Over the months that we have been in Grenoble, we have gotten to know a LOT of people. It seems like every week, we have a few new acquaintances. Some of these people are French, but many are not. So I want to share what we have gleaned as the etiquette for meeting and greeting people in France. We are relying on our own observations and experiences and reports from authentic French friends for this quasi-scientific explanation of la bise. In what I am sure was a helpful spirit, Steve came up with some witticisms that he thought would be appreciated (by some) when writing about la bise in France. For this post’s title, he suggested Tongue-Tied in France,” “A Tongue-in-Cheek Guide to Kissing in France, or “A Slip of the Tongue?” Oh, and a favorite, “French Tongue Twisters.”
We’ve found that walking into un magasin, une boulangerie, une marché, un resto (a shop, a bakery, a grocery store, a restaurant) or stepping up to the open market weighing/checkout without acknowledging the people working there is unpardonable. It has become automatic for us whenever we encounter someone in those circumstances to say “Bonjour Madame or Monsieur.” If we are preoccupied upon entry, we are addressed, and an immediate reply is expected.
Now, when we go to our language exchange mornings, the same is expected—greet everyone when you come in and say good-bye when you leave. But there are a few participants that we feel closer to than others. We have been invited à leurs maisons (to their homes), and so we can greet them with something better than a handshake. In that case, we pull out the French Kissing “rules.”
First, who gives whom les bisous? (kisses and pronounced lay bee-zooh) Girls will kiss other girls, boys will kiss girls (if the boys are lucky and handsome enough), and guys can kiss other guys if they choose to, but this is usually reserved for close friends or family members. Otherwise, you can stick with a firm handshake.
Then, when do you do it? It’s customary whenever you say hello and good-bye. And you do it to everyone. So, set aside some time for this. It does take some time management. You can’t just get up to leave right before you need to catch your tram if there is a tableful of people needing to be kissed.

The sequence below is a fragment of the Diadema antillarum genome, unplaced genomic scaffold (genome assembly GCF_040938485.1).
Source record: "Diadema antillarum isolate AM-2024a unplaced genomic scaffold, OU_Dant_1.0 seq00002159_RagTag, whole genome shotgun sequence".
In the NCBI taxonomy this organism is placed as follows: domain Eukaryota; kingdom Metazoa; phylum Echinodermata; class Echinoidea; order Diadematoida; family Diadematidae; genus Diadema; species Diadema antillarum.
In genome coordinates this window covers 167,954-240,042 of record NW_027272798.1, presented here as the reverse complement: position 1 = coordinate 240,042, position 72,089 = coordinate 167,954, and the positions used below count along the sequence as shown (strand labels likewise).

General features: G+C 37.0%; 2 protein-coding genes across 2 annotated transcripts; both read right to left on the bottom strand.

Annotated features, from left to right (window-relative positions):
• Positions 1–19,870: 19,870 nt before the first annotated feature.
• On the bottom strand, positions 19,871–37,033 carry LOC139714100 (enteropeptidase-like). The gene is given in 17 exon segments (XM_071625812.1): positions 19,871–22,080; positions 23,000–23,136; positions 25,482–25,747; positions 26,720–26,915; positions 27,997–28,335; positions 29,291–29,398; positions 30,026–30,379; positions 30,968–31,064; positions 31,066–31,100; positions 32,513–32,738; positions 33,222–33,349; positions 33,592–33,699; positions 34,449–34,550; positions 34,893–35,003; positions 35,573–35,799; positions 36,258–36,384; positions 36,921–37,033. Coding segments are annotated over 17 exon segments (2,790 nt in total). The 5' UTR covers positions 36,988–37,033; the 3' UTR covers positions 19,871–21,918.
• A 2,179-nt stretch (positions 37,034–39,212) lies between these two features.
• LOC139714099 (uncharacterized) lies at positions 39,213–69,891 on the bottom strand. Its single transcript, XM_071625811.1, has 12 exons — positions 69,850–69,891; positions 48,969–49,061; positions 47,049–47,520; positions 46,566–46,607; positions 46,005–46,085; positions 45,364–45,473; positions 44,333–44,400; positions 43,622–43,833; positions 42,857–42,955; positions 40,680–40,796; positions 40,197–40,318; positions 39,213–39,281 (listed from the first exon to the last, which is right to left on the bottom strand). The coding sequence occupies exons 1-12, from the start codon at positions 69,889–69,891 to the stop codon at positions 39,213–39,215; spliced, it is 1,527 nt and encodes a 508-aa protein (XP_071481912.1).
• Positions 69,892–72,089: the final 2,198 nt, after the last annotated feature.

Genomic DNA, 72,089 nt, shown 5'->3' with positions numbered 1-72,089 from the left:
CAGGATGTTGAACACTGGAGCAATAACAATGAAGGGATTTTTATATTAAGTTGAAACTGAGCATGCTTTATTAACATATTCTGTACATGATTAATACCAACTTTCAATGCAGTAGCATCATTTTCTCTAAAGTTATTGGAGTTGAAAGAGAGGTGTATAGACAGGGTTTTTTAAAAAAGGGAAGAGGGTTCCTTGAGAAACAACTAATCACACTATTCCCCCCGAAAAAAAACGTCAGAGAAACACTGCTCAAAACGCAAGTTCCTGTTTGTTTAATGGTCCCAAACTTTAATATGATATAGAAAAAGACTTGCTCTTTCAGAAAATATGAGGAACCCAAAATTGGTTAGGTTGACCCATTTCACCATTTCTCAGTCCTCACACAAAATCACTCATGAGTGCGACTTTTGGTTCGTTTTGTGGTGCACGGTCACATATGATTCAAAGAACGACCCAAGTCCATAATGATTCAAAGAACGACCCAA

And, how do you do it? Some believe there is no rule, but others are firm on starting with the left cheek. Watch out for what the other person does to avoid any collisions. There is an art to kissing cheeks. It’s a real no-no to plant a wet one on the actual cheek of a person if you are not intimate with them. It’s more of a kissing of the air next to their cheek near their ear. Pout the lips. No slobbering allowed. This is called se faire la bise (to kiss). Click on the “Pouty Lips” picture below for the YouTube video (French Social Kissing) at the end to see what I mean.
Lastly, how many kisses do you give? As for the number of bises, that depends on where in France you happen to be when all this kissing is going on, not where you come from. Paris is a four-kiss city—two on one cheek, two on the other cheek. Lyon and Grenoble subscribe to two kisses—one on each cheek. I’ve heard that Geneva and the south of France conform to the three kisses rule. With that asymmetry, I’m not positive which side you start or end up on.
Our friend Hélène, an attractive native of Nice (the south of France), regaled us with multiple accounts of encounters of the close kind where she was grossed out by the kissing presumptions of some males to whom she had been newly introduced. There are no hard and fast rules as to what is acceptable. It’s up to the individual and their comfort level.
For us, we practice as much as possible to get it right. I’m not sure what will happen once we return to America, but be forewarned—you better watch out for les bises coming at you.
Gros bisous! (Big kiss!)
Maureen and Steve
Don’t forget to click on the Pouty Lips!